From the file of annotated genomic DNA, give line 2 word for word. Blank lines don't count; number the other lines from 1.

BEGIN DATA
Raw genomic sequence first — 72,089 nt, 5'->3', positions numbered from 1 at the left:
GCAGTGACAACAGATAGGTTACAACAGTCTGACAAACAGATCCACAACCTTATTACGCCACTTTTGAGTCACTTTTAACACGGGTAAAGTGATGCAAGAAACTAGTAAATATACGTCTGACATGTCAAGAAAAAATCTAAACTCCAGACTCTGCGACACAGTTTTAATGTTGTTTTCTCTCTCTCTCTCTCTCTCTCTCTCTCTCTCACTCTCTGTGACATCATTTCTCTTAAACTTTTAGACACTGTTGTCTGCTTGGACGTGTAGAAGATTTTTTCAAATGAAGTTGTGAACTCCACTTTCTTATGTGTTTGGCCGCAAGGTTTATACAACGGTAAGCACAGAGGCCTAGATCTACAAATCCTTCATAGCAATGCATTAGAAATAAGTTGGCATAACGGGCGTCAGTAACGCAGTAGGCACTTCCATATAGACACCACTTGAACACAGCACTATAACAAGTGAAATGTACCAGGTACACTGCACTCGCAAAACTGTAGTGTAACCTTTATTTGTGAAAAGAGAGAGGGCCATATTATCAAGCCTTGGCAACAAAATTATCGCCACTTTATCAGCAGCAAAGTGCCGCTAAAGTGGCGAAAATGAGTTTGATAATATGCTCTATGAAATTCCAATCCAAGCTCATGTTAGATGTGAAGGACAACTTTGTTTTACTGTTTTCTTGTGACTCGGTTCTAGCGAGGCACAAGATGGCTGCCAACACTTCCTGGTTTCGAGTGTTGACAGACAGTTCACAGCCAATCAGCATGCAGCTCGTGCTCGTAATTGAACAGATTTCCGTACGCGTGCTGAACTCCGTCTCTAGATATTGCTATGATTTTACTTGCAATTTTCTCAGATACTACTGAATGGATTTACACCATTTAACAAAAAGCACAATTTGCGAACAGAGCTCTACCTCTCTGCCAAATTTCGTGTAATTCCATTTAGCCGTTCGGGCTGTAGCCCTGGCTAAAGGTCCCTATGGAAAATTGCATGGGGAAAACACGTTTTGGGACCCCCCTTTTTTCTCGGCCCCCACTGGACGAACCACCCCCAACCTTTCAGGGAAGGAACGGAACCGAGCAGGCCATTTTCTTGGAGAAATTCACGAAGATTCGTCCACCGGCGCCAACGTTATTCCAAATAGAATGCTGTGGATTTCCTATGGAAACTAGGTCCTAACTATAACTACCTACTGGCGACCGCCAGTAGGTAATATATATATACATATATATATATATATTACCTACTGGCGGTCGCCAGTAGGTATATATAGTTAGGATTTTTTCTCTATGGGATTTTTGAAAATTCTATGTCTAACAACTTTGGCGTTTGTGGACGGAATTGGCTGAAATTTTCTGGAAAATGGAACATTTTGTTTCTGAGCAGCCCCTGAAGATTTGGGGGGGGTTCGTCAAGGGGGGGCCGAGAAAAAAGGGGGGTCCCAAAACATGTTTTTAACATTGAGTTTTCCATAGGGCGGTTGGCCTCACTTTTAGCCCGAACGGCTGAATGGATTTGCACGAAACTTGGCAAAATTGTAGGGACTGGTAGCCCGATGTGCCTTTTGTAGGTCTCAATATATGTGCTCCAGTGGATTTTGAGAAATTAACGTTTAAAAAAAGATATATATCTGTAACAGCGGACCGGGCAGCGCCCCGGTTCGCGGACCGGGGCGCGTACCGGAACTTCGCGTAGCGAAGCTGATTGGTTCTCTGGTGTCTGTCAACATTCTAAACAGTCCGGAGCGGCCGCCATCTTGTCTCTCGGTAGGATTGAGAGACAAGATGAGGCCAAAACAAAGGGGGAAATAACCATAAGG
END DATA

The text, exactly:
GCAGTGACAACAGATAGGTTACAACAGTCTGACAAACAGATCCACAACCTTATTACGCCACTTTTGAGTCACTTTTAACACGGGTAAAGTGATGCAAGAAACTAGTAAATATACGTCTGACATGTCAAGAAAAAATCTAAACTCCAGACTCTGCGACACAGTTTTAATGTTGTTTTCTCTCTCTCTCTCTCTCTCTCTCTCTCTCTCACTCTCTGTGACATCATTTCTCTTAAACTTTTAGACACTGTTGTCTGCTTGGACGTGTAGAAGATTTTTTCAAATGAAGTTGTGAACTCCACTTTCTTATGTGTTTGGCCGCAAGGTTTATACAACGGTAAGCACAGAGGCCTAGATCTACAAATCCTTCATAGCAATGCATTAGAAATAAGTTGGCATAACGGGCGTCAGTAACGCAGTAGGCACTTCCATATAGACACCACTTGAACACAGCACTATAACAAGTGAAATGTACCAGGTACACTGCACTCGCAAAACTGTAGTGTAACCTTTATTTGTGAAAAGAGAGAGGGCCATATTATCAAGCCTTGGCAACAAAATTATCGCCACTTTATCAGCAGCAAAGTGCCGCTAAAGTGGCGAAAATGAGTTTGATAATATGCTCTATGAAATTCCAATCCAAGCTCATGTTAGATGTGAAGGACAACTTTGTTTTACTGTTTTCTTGTGACTCGGTTCTAGCGAGGCACAAGATGGCTGCCAACACTTCCTGGTTTCGAGTGTTGACAGACAGTTCACAGCCAATCAGCATGCAGCTCGTGCTCGTAATTGAACAGATTTCCGTACGCGTGCTGAACTCCGTCTCTAGATATTGCTATGATTTTACTTGCAATTTTCTCAGATACTACTGAATGGATTTACACCATTTAACAAAAAGCACAATTTGCGAACAGAGCTCTACCTCTCTGCCAAATTTCGTGTAATTCCATTTAGCCGTTCGGGCTGTAGCCCTGGCTAAAGGTCCCTATGGAAAATTGCATGGGGAAAACACGTTTTGGGACCCCCCTTTTTTCTCGGCCCCCACTGGACGAACCACCCCCAACCTTTCAGGGAAGGAACGGAACCGAGCAGGCCATTTTCTTGGAGAAATTCACGAAGATTCGTCCACCGGCGCCAACGTTATTCCAAATAGAATGCTGTGGATTTCCTATGGAAACTAGGTCCTAACTATAACTACCTACTGGCGACCGCCAGTAGGTAATATATATATACATATATATATATATATTACCTACTGGCGGTCGCCAGTAGGTATATATAGTTAGGATTTTTTCTCTATGGGATTTTTGAAAATTCTATGTCTAACAACTTTGGCGTTTGTGGACGGAATTGGCTGAAATTTTCTGGAAAATGGAACATTTTGTTTCTGAGCAGCCCCTGAAGATTTGGGGGGGGTTCGTCAAGGGGGGGCCGAGAAAAAAGGGGGGTCCCAAAACATGTTTTTAACATTGAGTTTTCCATAGGGCGGTTGGCCTCACTTTTAGCCCGAACGGCTGAATGGATTTGCACGAAACTTGGCAAAATTGTAGGGACTGGTAGCCCGATGTGCCTTTTGTAGGTCTCAATATATGTGCTCCAGTGGATTTTGAGAAATTAACGTTTAAAAAAAGATATATATCTGTAACAGCGGACCGGGCAGCGCCCCGGTTCGCGGACCGGGGCGCGTACCGGAACTTCGCGTAGCGAAGCTGATTGGTTCTCTGGTGTCTGTCAACATTCTAAACAGTCCGGAGCGGCCGCCATCTTGTCTCTCGGTAGGATTGAGAGACAAGATGAGGCCAAAACAAAGGGGGAAATAACCATAAGG